I am not a journalist.
I don’t gather the facts, condense them into a cogent story, and report on the issues that effect our lives – and I certainly don’t have the refined palate for discerning which carefully crafted editorial opinions will play to the masses – because, fortunately, my daily bread doesn’t depend on my ability to sell newspapers.
At best, I’m a dilettante commentator – a dull theorist who opines on the news and newsmakers of the day.
A critic, who, as Teddy Roosevelt said, points out where the strongman stumbled, or how the doer of deeds could have done them better – an incessant blowhard with internet access and an opinion about everything.
But, at the end of the day, I get my news, and the fodder for these screeds, the same places you do – and many of my friends and neighbors are getting increasingly suspicious of the plausibly deniable lack of local news in The Daytona Beach News-Journal during this election cycle.
Oh, there’s a smattering of area stories to nibble on – but nothing of substance.
On Saturday, I opened my copy of the Palm Beach Post/Daytona Beach News-Journal and was treated to all the homogenized “news” that is fit to print in this foul year 2020 – a dreary amalgam of coronavirus coverage that positions essentially the same story over-and-over again in a slightly different light.
Repetitive front page gloom-and-doom stories about COVID-19 which continue to expose the ineptitude at all levels of government, an inconsistent tally of “new” infection numbers that even the Florida Department of Health now admits are sketchy, and more maudlin hand-wringing over reopening schools, etc., etc., etc.
When I turned to what passes for the “editorial” page, I was met with some Pam Beach Post horseshit about the Orwellian benefits of rewriting the events of the past to controlling the narrative of history, complete with quotes by some uber-woke “progressive consultant” (whatever the hell that is) advocating the removal of historical statuary and monuments because, to turn a phrase, progressives seem “Ever eager to exploit a cultural rift” in their violent push for “social change” – which is beginning to look a whole lot like anarchy to me.
Now, I don’t know about you, but I can name numerous important issues that are having a detrimental impact on the lives and livelihoods of Halifax area residents – stories that deserve more than a passing glance by our newspaper of record.
Instead, The Daytona Beach News-Journal chooses to fill its pages with redundant gibberish about the importance of wearing a mask, washing your hands, and practicing social distancing – coupled with editor Pat Rice’ ominous lecture lamenting the fact face coverings have become part of a “culture war” – a divisive battle the ownership of his newspaper has encouraged for months.
On Sunday, we learned (through a piece originating from the Minneapolis Star Tribune?) that 3M has investigated thousands of reports of N95 mask fraud and counterfeiting, were bored to tears by the impacts of coronavirus on rural Oregonians, and yawned at an editorial cartoon taking the governor of Georgia to task for banning mask mandates.
Then, we were treated to a Community Voices piece by a medical doctor that began, “…wear a mask and encourage others to do the same. Who knew that wearing a mask could become such a divisive issue,” and ended with “Please, wear a mask, wash your hands and maintain social distancing.”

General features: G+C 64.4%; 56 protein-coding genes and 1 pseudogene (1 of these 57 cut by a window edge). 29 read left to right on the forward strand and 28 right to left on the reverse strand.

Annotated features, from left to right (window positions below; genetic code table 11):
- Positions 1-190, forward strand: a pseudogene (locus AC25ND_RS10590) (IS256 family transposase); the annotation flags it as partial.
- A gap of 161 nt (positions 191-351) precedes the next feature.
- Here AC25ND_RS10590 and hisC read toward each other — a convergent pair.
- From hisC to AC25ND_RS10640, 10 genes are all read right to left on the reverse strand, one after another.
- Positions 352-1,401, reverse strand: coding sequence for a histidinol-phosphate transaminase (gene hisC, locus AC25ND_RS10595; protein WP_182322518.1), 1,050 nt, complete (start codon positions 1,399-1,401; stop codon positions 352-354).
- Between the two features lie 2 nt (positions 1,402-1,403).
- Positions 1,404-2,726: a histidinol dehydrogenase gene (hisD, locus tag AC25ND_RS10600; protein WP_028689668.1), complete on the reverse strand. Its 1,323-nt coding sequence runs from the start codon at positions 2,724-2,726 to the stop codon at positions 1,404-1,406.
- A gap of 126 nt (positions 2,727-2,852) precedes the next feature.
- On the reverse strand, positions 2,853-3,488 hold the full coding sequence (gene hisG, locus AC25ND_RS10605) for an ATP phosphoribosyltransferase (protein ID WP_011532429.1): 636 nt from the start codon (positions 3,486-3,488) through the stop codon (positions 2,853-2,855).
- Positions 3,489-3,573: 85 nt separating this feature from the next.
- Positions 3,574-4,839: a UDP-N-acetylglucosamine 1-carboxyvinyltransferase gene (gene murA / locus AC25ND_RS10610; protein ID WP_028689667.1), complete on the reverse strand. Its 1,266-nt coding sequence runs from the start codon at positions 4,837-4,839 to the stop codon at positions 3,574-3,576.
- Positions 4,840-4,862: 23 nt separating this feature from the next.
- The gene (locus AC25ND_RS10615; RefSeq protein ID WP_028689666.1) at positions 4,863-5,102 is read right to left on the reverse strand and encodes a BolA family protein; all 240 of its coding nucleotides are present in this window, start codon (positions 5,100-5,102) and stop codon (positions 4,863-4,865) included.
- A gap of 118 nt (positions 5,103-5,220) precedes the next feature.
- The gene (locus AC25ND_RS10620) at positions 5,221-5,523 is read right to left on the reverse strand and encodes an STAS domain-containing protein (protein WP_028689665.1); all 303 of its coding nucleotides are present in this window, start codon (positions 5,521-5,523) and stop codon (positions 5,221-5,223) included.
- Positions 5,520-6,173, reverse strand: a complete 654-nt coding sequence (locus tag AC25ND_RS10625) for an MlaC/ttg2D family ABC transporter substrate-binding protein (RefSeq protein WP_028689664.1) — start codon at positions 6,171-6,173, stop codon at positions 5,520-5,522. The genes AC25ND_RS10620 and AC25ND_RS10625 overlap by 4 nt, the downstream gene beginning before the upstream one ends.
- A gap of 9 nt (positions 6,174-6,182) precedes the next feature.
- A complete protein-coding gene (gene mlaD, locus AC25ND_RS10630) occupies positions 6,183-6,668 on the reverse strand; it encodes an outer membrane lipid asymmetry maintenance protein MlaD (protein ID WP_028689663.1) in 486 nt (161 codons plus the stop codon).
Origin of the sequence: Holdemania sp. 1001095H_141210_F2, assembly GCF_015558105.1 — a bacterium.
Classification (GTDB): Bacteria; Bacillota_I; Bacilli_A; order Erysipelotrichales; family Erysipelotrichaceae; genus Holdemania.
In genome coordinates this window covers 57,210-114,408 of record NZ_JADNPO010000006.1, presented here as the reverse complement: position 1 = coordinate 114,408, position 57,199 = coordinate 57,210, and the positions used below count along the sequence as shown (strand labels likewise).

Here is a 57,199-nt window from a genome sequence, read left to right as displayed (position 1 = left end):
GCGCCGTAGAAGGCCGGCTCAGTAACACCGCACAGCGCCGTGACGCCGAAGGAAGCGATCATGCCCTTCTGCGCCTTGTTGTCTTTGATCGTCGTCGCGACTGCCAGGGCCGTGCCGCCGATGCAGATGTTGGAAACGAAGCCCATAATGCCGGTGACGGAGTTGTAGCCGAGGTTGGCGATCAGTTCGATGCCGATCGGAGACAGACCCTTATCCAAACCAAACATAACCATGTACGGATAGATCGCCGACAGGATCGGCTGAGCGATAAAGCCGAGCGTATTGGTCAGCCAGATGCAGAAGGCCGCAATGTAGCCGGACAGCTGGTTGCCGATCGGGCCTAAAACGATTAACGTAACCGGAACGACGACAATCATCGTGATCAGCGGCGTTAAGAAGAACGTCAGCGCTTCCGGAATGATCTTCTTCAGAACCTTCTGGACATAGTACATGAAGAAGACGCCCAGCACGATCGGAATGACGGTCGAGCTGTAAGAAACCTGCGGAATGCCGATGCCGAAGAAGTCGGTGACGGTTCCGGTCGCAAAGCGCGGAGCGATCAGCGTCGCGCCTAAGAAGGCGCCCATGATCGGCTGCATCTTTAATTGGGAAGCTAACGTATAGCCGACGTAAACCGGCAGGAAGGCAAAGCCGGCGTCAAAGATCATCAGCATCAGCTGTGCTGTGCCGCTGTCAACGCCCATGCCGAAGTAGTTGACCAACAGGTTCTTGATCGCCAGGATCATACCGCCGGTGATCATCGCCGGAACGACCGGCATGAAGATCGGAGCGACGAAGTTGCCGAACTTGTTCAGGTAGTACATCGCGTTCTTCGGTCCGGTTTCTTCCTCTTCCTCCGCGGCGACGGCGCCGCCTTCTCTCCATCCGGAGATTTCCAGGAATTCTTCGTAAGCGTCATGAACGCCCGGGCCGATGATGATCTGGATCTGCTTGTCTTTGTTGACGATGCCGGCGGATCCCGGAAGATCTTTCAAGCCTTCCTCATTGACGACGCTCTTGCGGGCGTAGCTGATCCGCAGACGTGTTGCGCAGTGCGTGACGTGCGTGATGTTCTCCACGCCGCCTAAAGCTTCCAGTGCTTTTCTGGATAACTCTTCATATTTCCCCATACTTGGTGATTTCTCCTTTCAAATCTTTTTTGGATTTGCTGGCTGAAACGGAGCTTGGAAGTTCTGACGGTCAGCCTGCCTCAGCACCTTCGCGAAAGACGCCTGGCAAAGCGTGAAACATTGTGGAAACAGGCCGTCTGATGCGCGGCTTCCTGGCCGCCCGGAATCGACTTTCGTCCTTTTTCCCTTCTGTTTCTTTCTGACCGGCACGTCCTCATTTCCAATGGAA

Got it. Thanks, Doc. . .
Is there anyone in the known universe who does not know the benefit of wearing a mask at this point in the pandemic?
And is there anyone who does not question why infection rates continue to soar in the face of government mask mandates and closures?
Yet, with what appears (at least to me) to be near 100% mask compliance in local stores and indoor gathering places – we are still being harangued, 24/7, by media outlets flogging the importance of wearing masks – while some local politicians who are running for reelection continue to squeeze even more publicity out of unenforceable mask mandates by adding fines.
In turn, the News-Journal continues its incessant editorial push for stronger, crueler, more onerous and severe sanctions for the insignificant number of the New Monarchy’s subjects who will not be forced to cover their face by the diktat of some overwrought city council. . .
There was a time in this country (about four short months ago) when people could still be trusted to do the right thing, for the right reason, if they were given credible information by recognized public health experts without being beaten into submission by the tag team of nanny state proponents and the progressive media.
I hope our “local” newspaper will come to the conclusion that this obsessive-compulsive repetition will eventually cease to be persuasive – the argument, even for important public health practices, becomes weaker as people become less receptive, less critical, and simply ignore the message altogether.
Again, I’m not a newspaper editor, but perhaps its time The Daytona Beach News-Journal realizes that there are equally important stories here in our own backyard that need their journalistic attention during a local election.
Now is the time for probative questions – and a demand for hard answers – by those seeking to retain their high office.
And I don’t mean some half-ass “virtual debate” where candidates regurgitate canned answers to questions like, “What’s your favorite color?”
In my view, this laser focus on masking, and obviously redundant filler from outside USA Today affiliates, gives the impression of a strategic diversion from the core civic issues that continue to plague Volusia County governments during a time when incumbent politicians should be explaining themselves.